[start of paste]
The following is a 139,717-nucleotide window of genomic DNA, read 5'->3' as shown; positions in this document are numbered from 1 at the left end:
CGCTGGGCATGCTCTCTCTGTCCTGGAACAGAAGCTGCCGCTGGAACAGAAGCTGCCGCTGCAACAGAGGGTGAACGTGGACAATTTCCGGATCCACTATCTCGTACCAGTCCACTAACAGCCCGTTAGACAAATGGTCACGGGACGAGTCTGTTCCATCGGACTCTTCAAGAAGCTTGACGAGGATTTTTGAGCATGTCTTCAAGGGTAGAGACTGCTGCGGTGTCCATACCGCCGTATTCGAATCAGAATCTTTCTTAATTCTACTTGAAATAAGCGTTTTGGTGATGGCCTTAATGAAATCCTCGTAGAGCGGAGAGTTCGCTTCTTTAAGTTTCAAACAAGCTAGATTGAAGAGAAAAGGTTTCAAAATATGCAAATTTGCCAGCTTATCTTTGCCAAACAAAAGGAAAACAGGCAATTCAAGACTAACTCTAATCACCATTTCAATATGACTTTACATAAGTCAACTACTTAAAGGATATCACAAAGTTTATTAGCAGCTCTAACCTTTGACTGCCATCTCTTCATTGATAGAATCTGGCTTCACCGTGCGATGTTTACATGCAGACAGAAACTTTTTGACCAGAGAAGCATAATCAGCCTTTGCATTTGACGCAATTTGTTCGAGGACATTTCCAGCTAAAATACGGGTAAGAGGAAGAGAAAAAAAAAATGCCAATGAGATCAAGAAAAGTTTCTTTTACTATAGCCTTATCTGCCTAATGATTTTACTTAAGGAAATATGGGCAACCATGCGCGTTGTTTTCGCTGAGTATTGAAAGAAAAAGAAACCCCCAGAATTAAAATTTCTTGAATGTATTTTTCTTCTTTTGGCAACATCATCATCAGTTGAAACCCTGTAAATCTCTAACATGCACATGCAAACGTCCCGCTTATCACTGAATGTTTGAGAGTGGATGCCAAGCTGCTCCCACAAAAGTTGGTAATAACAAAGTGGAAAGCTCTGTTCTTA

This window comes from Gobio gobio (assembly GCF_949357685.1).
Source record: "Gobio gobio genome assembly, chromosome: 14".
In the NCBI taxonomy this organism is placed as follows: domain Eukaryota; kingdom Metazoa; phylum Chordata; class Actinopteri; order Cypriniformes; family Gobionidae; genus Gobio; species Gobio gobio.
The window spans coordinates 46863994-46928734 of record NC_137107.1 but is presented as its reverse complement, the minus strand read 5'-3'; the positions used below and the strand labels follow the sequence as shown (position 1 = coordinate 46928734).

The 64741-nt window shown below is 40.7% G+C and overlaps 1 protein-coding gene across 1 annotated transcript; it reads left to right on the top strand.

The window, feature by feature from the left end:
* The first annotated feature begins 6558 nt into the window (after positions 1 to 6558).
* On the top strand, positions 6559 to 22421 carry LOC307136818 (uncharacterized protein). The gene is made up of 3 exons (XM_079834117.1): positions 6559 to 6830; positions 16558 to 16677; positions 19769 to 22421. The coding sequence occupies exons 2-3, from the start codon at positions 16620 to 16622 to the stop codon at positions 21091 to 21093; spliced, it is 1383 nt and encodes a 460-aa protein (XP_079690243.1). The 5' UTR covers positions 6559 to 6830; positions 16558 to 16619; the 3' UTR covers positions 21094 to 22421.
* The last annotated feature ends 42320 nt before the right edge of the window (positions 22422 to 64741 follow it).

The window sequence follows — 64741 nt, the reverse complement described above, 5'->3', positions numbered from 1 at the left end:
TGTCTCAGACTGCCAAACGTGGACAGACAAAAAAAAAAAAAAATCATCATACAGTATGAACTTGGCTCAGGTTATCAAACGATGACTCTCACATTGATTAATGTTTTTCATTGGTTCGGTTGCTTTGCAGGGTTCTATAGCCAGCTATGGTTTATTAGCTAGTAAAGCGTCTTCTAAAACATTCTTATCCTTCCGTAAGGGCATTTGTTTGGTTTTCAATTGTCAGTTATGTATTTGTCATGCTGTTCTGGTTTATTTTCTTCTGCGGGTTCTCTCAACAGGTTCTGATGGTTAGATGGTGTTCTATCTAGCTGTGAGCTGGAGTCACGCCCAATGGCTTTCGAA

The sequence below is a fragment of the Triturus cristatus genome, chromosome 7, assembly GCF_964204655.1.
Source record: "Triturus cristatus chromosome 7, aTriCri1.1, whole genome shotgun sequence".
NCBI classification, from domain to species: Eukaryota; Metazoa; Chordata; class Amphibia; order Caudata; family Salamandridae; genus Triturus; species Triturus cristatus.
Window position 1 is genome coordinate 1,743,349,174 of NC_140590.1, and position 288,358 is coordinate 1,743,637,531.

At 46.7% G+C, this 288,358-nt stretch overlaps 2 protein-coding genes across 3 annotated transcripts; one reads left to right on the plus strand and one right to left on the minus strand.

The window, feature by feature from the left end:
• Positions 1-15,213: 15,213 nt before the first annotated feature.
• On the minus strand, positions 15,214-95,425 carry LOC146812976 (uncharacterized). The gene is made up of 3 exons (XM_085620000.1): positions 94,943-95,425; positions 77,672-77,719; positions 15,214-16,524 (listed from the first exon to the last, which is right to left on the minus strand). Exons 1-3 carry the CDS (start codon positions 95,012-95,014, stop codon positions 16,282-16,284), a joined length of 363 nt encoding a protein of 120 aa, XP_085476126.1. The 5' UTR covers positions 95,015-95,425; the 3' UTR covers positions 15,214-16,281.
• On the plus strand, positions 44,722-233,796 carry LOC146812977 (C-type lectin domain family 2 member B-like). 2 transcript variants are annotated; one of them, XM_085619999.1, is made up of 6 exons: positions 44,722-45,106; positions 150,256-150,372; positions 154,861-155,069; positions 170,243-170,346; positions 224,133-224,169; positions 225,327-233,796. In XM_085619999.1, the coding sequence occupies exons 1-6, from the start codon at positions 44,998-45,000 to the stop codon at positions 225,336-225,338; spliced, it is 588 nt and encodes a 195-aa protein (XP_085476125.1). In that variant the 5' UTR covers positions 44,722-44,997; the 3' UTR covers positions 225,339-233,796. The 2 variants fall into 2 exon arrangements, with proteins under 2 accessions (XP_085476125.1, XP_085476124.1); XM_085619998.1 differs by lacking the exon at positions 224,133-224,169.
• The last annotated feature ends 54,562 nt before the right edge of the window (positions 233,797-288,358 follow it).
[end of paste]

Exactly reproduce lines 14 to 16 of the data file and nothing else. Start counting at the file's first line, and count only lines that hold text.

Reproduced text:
The sequence below is a fragment of the Triturus cristatus genome, chromosome 7, assembly GCF_964204655.1.
Source record: "Triturus cristatus chromosome 7, aTriCri1.1, whole genome shotgun sequence".
NCBI classification, from domain to species: Eukaryota; Metazoa; Chordata; class Amphibia; order Caudata; family Salamandridae; genus Triturus; species Triturus cristatus.